In 2016, 10,901 people applied for refugee status in Japan.

I may understand if these refugees come from the neighboring countries such as Philippines or Mongolia, but some people come from countries like Indonesia, Turkey, Sri Lanka, Pakistan, India, and even Ukraine or Afghanistan.

But why do these people come to Japan, instead of geographically closer countries like Singapore or even Hong Kong or Australia or New Zealand? Japan is quite expensive country to live in and there is a steep language barrier and people are generally unwelcoming toward immigrants, especially refugees, and education and welfare system is not good, either. And the worst of all is Japan's incredibly low approval rate, which in 2016 was mere 1 to 2%. Europe is much better in all of this regards.

If these refugees just strive for a place to live in as human being, developing neighboring countries such as Thailand and Malaysia would certainly suffice.

So why do refugees come to Japan by possibly spending so much money?

With respect to a comment by @Relaxed, here is a brief breakdown of the applicants and results by country, in 2016 (source: Ministry of Justice website):


  • Indonesia: 1,829
  • Nepal: 1,451
  • Philippines: 1,412
  • Turkey: 1,143
  • Vietnam: 1,072
  • Sri Lanka: 938
  • Myanmar: 650
  • India: 470
  • Cambodia: 318
  • Pakistan: 289

People who got refugee status (28 in total):

  • Afghanistan: 7
  • Ethiopia: 4
  • Eritrea: 3
  • Bangladesh: 2

People who didn't get refugee status but were allowed to stay due to humanity reason (97 in total):

  • Ukraine: 15
  • Iraq, Turkey: 10
  • Pakistan: 9
  • Sri Lanka: 8
  • Myanmar: 6
  • Philippines: 5
  • Ghana, Nigeria, Bangladesh: 4
  • 1
    Did you happen to see a breakdown of the number of applications and success rates by country of origin?
    – Relaxed
    Commented Aug 15, 2017 at 11:32
  • 2
    @JonathanReez That's just a comfortable story people in Europe tell themselves not to face the facts. If you are forced to leave your home by oppression, you will of course try to find a country where you have a chance of living a decent life and enjoying more freedom. Even if you end up being stuckin a refugee camp in a neighbouring country, trying to go elsewhere through legal or illegal channels does not make you any less of a refugee (under both international law and common sense definitions).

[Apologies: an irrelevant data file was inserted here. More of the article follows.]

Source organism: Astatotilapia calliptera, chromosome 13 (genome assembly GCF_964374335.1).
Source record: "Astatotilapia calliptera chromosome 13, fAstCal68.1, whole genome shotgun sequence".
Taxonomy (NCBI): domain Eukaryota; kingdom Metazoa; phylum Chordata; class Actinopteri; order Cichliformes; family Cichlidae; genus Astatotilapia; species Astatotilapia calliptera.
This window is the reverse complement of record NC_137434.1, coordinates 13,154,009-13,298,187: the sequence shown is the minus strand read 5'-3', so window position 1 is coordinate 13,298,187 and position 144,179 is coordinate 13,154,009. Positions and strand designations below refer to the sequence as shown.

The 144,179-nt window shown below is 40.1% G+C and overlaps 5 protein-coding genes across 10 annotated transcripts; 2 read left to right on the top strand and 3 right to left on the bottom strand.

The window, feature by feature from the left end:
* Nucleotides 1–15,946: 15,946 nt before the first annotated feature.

– Relaxed
    Commented Aug 15, 2017 at 14:45
  • 2
    @JonathanReez No, the definition is still the same and I never suggested otherwise. Let's say I am forced to flee Syria, do I cease to be a refugee in your eyes if I manage to fly to France instead of going to Turkey? The recent wave of refugees going to Europe is directly related to a series of civil wars (Afghanistan, Syria, South Sudan). For the most part, these people do not come from “every poor country”, they are really fleeing danger. It's just a simple fact, quite apart from all the debates about the proper policy response and the many other connected issues.
    – Relaxed
    Commented Aug 15, 2017 at 15:02
  • 1
    Some applicants for refugee status are allowed to work in Japan while their applications are evaluated. In addition, others aren't allowed to work, but aren't locked up, and some of them work illegally. I haven't fully sourced this yet which is why it's a comment, but check out links in the answer to skeptics.stackexchange.com/questions/32028/…